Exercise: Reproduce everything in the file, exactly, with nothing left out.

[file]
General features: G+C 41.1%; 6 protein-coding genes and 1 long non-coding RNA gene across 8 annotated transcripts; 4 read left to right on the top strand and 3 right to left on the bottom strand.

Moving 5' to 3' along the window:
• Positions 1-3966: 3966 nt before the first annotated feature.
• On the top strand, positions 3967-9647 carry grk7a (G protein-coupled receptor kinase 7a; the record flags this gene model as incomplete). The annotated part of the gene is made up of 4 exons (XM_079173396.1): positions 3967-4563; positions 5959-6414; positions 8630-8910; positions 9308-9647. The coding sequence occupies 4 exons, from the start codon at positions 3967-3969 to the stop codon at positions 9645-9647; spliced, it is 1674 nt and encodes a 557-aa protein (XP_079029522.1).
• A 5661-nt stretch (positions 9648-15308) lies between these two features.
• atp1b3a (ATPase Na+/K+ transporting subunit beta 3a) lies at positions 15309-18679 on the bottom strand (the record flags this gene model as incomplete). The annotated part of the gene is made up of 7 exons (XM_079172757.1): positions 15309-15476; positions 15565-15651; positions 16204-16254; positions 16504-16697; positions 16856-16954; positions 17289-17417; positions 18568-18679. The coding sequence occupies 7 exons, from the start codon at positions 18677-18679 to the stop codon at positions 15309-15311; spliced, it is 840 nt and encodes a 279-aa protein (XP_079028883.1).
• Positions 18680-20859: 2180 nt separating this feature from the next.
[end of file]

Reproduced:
General features: G+C 41.1%; 6 protein-coding genes and 1 long non-coding RNA gene across 8 annotated transcripts; 4 read left to right on the top strand and 3 right to left on the bottom strand.

Moving 5' to 3' along the window:
• Positions 1-3966: 3966 nt before the first annotated feature.
• On the top strand, positions 3967-9647 carry grk7a (G protein-coupled receptor kinase 7a; the record flags this gene model as incomplete). The annotated part of the gene is made up of 4 exons (XM_079173396.1): positions 3967-4563; positions 5959-6414; positions 8630-8910; positions 9308-9647. The coding sequence occupies 4 exons, from the start codon at positions 3967-3969 to the stop codon at positions 9645-9647; spliced, it is 1674 nt and encodes a 557-aa protein (XP_079029522.1).
• A 5661-nt stretch (positions 9648-15308) lies between these two features.
• atp1b3a (ATPase Na+/K+ transporting subunit beta 3a) lies at positions 15309-18679 on the bottom strand (the record flags this gene model as incomplete). The annotated part of the gene is made up of 7 exons (XM_079172757.1): positions 15309-15476; positions 15565-15651; positions 16204-16254; positions 16504-16697; positions 16856-16954; positions 17289-17417; positions 18568-18679. The coding sequence occupies 7 exons, from the start codon at positions 18677-18679 to the stop codon at positions 15309-15311; spliced, it is 840 nt and encodes a 279-aa protein (XP_079028883.1).
• Positions 18680-20859: 2180 nt separating this feature from the next.